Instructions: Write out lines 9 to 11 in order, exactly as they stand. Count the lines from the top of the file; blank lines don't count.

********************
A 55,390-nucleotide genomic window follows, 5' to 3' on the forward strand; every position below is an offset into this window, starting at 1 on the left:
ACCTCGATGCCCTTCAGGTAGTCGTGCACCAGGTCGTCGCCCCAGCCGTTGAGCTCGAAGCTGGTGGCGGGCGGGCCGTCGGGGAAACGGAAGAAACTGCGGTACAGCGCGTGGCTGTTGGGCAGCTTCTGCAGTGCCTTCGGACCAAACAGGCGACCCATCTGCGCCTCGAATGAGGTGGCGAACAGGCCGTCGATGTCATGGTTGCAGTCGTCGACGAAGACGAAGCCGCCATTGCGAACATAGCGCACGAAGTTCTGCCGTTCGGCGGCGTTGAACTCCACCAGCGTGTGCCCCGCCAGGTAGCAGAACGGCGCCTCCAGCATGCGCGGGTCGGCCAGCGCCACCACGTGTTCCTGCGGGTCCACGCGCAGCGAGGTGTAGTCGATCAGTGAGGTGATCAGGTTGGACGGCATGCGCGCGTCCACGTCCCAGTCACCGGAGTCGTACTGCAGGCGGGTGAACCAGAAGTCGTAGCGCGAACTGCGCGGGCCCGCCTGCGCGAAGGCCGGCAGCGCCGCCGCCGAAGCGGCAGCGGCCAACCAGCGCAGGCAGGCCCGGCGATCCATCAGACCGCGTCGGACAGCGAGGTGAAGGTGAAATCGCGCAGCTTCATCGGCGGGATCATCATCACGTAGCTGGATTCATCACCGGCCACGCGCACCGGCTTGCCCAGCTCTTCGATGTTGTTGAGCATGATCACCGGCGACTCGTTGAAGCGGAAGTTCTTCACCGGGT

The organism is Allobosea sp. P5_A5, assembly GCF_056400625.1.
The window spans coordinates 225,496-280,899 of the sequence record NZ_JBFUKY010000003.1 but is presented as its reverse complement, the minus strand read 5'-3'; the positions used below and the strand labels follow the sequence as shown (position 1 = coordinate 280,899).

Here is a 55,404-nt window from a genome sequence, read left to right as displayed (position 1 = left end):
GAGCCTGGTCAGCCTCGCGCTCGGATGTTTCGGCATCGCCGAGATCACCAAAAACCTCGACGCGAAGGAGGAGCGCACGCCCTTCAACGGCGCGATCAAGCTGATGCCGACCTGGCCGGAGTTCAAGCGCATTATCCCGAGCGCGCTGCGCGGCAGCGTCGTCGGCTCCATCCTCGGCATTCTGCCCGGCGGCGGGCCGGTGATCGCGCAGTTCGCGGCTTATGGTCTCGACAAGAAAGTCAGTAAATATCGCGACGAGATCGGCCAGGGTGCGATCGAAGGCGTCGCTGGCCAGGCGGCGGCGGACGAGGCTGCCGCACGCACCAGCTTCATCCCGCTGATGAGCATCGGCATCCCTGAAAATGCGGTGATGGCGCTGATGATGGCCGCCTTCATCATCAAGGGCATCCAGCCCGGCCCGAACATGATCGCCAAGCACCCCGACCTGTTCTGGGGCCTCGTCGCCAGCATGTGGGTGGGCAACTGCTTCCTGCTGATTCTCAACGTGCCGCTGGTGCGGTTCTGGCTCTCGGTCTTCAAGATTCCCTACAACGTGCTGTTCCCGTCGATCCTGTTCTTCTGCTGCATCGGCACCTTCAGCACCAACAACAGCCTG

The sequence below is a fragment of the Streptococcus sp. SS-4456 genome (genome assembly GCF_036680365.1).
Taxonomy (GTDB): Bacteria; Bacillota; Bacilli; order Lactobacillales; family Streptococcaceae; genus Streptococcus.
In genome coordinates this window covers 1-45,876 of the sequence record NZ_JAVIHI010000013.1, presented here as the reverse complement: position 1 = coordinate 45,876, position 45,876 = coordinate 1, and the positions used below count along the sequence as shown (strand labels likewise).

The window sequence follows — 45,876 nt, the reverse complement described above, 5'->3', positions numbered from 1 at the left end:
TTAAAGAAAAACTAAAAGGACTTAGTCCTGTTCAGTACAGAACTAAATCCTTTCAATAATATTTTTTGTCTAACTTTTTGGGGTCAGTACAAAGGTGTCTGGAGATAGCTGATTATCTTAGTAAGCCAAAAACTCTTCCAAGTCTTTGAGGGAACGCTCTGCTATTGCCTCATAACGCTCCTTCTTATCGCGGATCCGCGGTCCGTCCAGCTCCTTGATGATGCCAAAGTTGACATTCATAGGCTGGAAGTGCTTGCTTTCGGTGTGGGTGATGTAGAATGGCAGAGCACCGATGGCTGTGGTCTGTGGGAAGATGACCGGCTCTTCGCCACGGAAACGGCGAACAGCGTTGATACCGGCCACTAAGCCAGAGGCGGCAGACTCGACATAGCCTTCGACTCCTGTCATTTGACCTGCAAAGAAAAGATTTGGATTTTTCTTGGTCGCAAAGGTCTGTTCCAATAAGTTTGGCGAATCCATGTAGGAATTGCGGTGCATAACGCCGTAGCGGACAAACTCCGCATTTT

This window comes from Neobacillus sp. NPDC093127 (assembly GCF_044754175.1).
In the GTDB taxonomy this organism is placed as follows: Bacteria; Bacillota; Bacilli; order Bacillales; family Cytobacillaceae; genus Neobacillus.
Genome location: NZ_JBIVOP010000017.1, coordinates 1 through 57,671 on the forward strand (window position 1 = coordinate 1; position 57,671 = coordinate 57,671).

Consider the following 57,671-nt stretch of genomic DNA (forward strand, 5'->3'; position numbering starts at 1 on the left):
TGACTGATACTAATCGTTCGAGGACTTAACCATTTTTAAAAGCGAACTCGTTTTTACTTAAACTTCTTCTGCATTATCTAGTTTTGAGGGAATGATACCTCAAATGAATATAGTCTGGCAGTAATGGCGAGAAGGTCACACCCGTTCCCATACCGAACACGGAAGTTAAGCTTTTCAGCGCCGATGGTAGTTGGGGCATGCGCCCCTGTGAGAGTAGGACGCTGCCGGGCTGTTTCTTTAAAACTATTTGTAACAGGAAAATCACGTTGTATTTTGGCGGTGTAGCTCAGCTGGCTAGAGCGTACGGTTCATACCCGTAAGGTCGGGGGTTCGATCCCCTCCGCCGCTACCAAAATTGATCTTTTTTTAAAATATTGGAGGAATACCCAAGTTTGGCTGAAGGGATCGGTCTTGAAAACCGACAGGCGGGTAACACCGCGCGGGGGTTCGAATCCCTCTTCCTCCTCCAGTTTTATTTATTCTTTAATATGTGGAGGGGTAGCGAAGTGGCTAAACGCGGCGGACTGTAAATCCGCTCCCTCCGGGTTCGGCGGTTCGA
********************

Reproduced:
In genome coordinates this window covers 1-45,876 of the sequence record NZ_JAVIHI010000013.1, presented here as the reverse complement: position 1 = coordinate 45,876, position 45,876 = coordinate 1, and the positions used below count along the sequence as shown (strand labels likewise).

The window sequence follows — 45,876 nt, the reverse complement described above, 5'->3', positions numbered from 1 at the left end:
TTAAAGAAAAACTAAAAGGACTTAGTCCTGTTCAGTACAGAACTAAATCCTTTCAATAATATTTTTTGTCTAACTTTTTGGGGTCAGTACAAAGGTGTCTGGAGATAGCTGATTATCTTAGTAAGCCAAAAACTCTTCCAAGTCTTTGAGGGAACGCTCTGCTATTGCCTCATAACGCTCCTTCTTATCGCGGATCCGCGGTCCGTCCAGCTCCTTGATGATGCCAAAGTTGACATTCATAGGCTGGAAGTGCTTGCTTTCGGTGTGGGTGATGTAGAATGGCAGAGCACCGATGGCTGTGGTCTGTGGGAAGATGACCGGCTCTTCGCCACGGAAACGGCGAACAGCGTTGATACCGGCCACTAAGCCAGAGGCGGCAGACTCGACATAGCCTTCGACTCCTGTCATTTGACCTGCAAAGAAAAGATTTGGATTTTTCTTGGTCGCAAAGGTCTGTTCCAATAAGTTTGGCGAATCCATGTAGGAATTGCGGTGCATAACGCCGTAGCGGACAAACTCCGCATTTT